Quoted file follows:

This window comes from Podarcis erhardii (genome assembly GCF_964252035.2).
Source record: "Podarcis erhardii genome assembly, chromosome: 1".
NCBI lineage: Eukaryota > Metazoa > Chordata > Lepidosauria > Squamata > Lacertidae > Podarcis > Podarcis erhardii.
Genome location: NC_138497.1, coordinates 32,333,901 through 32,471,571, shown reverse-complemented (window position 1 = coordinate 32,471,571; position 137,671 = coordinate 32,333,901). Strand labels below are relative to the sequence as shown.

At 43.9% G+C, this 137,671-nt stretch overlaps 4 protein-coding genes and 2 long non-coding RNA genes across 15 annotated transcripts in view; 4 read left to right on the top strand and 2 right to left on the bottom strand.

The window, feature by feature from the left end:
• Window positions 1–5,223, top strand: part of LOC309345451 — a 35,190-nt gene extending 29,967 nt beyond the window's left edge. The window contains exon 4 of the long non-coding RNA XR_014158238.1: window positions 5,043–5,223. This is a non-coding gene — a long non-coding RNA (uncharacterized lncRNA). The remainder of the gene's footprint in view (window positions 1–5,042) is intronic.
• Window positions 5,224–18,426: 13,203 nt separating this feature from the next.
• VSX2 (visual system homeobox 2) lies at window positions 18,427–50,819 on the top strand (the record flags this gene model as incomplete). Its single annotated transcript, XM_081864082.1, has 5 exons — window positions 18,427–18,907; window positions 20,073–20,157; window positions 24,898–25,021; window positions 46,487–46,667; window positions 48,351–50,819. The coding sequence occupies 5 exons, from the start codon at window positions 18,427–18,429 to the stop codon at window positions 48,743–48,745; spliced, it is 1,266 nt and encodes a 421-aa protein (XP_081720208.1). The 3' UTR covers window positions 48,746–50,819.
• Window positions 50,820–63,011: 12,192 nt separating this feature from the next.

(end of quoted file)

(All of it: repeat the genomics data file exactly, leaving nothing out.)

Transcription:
This window comes from Podarcis erhardii (genome assembly GCF_964252035.2).
Source record: "Podarcis erhardii genome assembly, chromosome: 1".
NCBI lineage: Eukaryota > Metazoa > Chordata > Lepidosauria > Squamata > Lacertidae > Podarcis > Podarcis erhardii.
Genome location: NC_138497.1, coordinates 32,333,901 through 32,471,571, shown reverse-complemented (window position 1 = coordinate 32,471,571; position 137,671 = coordinate 32,333,901). Strand labels below are relative to the sequence as shown.

At 43.9% G+C, this 137,671-nt stretch overlaps 4 protein-coding genes and 2 long non-coding RNA genes across 15 annotated transcripts in view; 4 read left to right on the top strand and 2 right to left on the bottom strand.

The window, feature by feature from the left end:
• Window positions 1–5,223, top strand: part of LOC309345451 — a 35,190-nt gene extending 29,967 nt beyond the window's left edge. The window contains exon 4 of the long non-coding RNA XR_014158238.1: window positions 5,043–5,223. This is a non-coding gene — a long non-coding RNA (uncharacterized lncRNA). The remainder of the gene's footprint in view (window positions 1–5,042) is intronic.
• Window positions 5,224–18,426: 13,203 nt separating this feature from the next.
• VSX2 (visual system homeobox 2) lies at window positions 18,427–50,819 on the top strand (the record flags this gene model as incomplete). Its single annotated transcript, XM_081864082.1, has 5 exons — window positions 18,427–18,907; window positions 20,073–20,157; window positions 24,898–25,021; window positions 46,487–46,667; window positions 48,351–50,819. The coding sequence occupies 5 exons, from the start codon at window positions 18,427–18,429 to the stop codon at window positions 48,743–48,745; spliced, it is 1,266 nt and encodes a 421-aa protein (XP_081720208.1). The 3' UTR covers window positions 48,746–50,819.
• Window positions 50,820–63,011: 12,192 nt separating this feature from the next.